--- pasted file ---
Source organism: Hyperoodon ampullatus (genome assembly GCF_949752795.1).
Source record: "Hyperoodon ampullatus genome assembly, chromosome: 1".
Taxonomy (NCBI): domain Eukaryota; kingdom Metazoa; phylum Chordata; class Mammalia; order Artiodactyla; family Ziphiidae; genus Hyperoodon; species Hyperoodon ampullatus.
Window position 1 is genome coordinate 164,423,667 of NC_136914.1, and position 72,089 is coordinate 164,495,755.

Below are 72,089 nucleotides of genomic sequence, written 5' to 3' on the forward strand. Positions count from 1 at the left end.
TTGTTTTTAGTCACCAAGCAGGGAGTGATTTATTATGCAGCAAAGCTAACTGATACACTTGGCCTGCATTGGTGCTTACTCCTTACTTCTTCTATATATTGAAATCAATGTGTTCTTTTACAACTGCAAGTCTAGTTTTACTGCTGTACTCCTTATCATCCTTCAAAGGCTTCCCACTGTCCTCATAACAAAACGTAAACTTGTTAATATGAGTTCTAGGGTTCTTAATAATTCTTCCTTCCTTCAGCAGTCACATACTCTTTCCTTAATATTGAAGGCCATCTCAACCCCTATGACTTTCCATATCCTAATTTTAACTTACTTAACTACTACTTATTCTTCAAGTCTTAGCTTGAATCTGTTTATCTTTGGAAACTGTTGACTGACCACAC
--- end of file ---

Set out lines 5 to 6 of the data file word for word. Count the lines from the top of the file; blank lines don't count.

Below are 72,089 nucleotides of genomic sequence, written 5' to 3' on the forward strand. Positions count from 1 at the left end.
TTGTTTTTAGTCACCAAGCAGGGAGTGATTTATTATGCAGCAAAGCTAACTGATACACTTGGCCTGCATTGGTGCTTACTCCTTACTTCTTCTATATATTGAAATCAATGTGTTCTTTTACAACTGCAAGTCTAGTTTTACTGCTGTACTCCTTATCATCCTTCAAAGGCTTCCCACTGTCCTCATAACAAAACGTAAACTTGTTAATATGAGTTCTAGGGTTCTTAATAATTCTTCCTTCCTTCAGCAGTCACATACTCTTTCCTTAATATTGAAGGCCATCTCAACCCCTATGACTTTCCATATCCTAATTTTAACTTACTTAACTACTACTTATTCTTCAAGTCTTAGCTTGAATCTGTTTATCTTTGGAAACTGTTGACTGACCACAC